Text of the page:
Advent began today and we are reminded to wait: wait for the child of promise, wait for the freedom promised to God’s people, wait for light to break our darkness. We wait and as we wait anticipation and hope grows. Jesus is coming. Again. You can count on it.
This is one of my favorite seasons of the year because for me Advent is a stay against an obsequious deference to the way things are. Celebrating Advent means to awaken to the possibility that a new world is not only possible, but on its way. Jesus is coming, and the powers, structures, presidents and president-elects, economic institutions, and nation states do not have the final world. We can rest assured that Christ comes with his kingdom and:
His mercy extends to those who fear him,
from generation to generation.
He has performed mighty deeds with his arm;
he has scattered those who are proud in their inmost thoughts.
He has brought down rulers from their thrones
but has lifted up the humble.
He has filled the hungry with good things
but has sent the rich away empty.
He has helped his servant Israel,
remembering to be merciful
to Abraham and his descendants forever,
just as he promised our ancestors. (Luke 1:50-55, from Mary’s Magnificat).
We are more ready for Advent than ever. This year we have heard the songs of the disenfranchised and the dissatisfied: the fear of terrorism and economic collapse, continuing violence against people of color, immigrants and LGBT communities, counter-violence against law enforcement, NODAPL, Brexit and the alt-right. If there is ever a time when the message of Advent resonates with people, it is now, 2016. We get it, We do not need to settle for what is. But we can dream much bigger than an alt-white Christmas. It is time to imagine what possibilities Jesus brings in his wake.
This isn’t a time to wait and see, like President Obama urges us to this moment of political transition. This is a time of actively seeking Christ’s coming and all its means for how we live our lives today:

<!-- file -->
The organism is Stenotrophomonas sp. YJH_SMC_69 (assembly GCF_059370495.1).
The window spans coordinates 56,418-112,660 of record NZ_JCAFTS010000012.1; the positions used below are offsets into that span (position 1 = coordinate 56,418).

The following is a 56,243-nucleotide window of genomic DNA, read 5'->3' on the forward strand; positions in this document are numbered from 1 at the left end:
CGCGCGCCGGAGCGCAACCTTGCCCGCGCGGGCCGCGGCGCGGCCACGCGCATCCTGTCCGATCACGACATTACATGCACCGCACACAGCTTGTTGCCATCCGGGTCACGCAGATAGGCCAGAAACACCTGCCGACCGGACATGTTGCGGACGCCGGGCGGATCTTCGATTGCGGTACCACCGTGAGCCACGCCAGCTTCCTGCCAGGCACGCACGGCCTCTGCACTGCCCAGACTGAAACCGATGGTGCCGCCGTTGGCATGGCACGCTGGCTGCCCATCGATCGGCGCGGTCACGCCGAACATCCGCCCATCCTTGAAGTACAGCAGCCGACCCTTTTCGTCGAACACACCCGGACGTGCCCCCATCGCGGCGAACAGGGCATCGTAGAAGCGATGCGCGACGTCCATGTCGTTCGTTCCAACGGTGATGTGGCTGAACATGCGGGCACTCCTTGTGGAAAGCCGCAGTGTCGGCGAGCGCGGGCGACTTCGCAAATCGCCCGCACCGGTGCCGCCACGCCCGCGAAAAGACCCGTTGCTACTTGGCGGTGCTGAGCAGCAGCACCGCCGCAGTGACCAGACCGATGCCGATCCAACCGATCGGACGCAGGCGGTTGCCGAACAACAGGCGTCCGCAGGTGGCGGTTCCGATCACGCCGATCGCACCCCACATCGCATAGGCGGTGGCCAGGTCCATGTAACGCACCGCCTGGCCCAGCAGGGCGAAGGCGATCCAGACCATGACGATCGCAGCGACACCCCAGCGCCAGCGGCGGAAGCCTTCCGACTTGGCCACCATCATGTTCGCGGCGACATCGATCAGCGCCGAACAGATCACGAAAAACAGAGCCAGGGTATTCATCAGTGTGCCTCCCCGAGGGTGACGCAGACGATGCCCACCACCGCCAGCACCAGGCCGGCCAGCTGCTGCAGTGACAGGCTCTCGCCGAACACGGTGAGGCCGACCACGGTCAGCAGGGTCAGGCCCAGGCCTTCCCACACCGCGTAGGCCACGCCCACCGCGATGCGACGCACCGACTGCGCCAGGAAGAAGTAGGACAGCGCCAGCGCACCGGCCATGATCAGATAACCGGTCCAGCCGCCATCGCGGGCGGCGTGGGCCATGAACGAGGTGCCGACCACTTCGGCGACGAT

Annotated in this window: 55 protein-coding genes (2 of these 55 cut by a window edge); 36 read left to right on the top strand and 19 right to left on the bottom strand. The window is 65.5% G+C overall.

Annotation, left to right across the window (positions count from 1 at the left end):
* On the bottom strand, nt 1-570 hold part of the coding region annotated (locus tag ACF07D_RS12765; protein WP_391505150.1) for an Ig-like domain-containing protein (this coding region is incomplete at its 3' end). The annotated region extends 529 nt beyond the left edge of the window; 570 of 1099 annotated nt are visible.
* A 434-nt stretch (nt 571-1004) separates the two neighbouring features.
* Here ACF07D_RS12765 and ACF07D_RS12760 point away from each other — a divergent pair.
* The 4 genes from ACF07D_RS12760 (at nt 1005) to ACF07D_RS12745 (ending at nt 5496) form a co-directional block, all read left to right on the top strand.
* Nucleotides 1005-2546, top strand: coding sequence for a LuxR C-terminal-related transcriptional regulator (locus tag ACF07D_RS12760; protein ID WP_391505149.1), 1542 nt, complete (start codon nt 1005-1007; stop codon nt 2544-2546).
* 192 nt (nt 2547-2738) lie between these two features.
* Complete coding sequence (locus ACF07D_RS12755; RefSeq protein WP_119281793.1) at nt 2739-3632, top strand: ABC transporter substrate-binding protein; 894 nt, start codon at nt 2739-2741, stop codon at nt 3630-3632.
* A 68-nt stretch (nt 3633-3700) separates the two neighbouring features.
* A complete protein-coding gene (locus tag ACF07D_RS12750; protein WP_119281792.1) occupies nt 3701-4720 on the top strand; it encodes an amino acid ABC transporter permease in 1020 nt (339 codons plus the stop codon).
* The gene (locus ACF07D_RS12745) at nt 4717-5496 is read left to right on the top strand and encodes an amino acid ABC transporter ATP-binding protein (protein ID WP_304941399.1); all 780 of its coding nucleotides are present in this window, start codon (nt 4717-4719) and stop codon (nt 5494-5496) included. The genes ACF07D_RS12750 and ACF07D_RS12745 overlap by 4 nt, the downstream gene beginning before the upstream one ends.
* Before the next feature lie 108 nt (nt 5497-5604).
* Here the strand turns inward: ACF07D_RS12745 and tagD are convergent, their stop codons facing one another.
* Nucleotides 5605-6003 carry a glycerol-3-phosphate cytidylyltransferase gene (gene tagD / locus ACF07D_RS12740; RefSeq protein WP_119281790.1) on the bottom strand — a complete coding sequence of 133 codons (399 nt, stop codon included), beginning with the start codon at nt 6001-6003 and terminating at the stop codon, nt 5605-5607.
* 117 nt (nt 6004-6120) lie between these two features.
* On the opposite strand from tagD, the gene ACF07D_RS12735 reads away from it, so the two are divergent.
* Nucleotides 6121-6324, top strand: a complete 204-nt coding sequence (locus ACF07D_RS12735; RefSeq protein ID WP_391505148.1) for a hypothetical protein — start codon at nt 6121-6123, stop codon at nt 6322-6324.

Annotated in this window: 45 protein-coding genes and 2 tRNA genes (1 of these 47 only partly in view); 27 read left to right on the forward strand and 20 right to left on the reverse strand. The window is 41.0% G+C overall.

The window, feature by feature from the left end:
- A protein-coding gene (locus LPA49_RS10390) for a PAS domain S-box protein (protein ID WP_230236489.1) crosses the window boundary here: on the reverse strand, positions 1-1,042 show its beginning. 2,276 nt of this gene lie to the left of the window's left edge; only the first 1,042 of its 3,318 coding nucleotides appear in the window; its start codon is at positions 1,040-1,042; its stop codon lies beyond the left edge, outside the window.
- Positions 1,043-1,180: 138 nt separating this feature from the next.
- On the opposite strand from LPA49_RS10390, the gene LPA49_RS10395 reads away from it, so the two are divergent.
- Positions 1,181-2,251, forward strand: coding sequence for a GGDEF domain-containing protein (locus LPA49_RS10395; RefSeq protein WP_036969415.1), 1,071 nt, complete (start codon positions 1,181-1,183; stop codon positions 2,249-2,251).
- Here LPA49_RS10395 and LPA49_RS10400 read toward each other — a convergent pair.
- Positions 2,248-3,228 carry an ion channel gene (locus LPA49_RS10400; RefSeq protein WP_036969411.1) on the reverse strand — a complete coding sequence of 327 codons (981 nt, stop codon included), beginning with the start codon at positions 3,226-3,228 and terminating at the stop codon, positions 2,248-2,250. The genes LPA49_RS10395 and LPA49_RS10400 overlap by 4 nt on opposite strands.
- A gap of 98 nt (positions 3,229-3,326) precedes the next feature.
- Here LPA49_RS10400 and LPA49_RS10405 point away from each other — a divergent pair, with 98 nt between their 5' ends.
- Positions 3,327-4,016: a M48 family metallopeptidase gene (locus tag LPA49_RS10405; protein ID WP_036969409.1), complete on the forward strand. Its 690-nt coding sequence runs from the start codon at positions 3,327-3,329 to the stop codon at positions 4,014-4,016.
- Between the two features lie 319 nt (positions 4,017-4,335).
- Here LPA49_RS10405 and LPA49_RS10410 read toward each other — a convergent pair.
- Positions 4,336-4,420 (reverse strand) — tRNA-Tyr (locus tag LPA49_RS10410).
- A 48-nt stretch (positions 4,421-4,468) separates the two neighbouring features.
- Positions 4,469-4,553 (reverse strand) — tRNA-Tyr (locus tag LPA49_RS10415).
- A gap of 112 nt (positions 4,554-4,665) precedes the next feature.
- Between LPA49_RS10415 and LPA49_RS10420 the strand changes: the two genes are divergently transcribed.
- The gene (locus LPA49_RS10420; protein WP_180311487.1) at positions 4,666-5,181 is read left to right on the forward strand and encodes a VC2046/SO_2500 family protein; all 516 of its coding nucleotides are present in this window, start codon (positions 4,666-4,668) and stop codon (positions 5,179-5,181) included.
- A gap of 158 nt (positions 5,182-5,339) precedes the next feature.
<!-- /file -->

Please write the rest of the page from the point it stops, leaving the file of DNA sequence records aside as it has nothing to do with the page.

When NODAPL protestors are blasted with water canons in sub-freezing temperatures, Come Lord Jesus. How do we make way for Christ there?
When middle America fears a loss of livelihood and their economic well being, Come Lord Jesus. How do we prepare the way of the LORD?
When immigrants fear that they or their loved ones will be deported and their family will be torn apart, Come Lord Jesus. How do we invite Jesus into this reality?
When abuse and sexual assault is overlooked or excused because of expediency and we hear victim blaming, Come Lord Jesus. How do we extend Christ’s mercy to the broken?
When our fear of violence and terror causes us to reject the poor, widowed and orphaned refuge, Come Lord Jesus. How can we bring Jesus to the vulnerable?
When we hear about systemic injustice, like the Flint, Michigan water crisis or the racial bias of the criminal justice system, Come Lord Jesus, how will the hunger for justice be satiated?
Come Lord Jesus, Come
Waiting for Christ’s coming doesn’t just mean that we wait for some final cataclysmic event when all wrongs are set to rights. Christ is coming but he also has already come. Bring him with you in your waiting so together we may be the change we want to see in the world.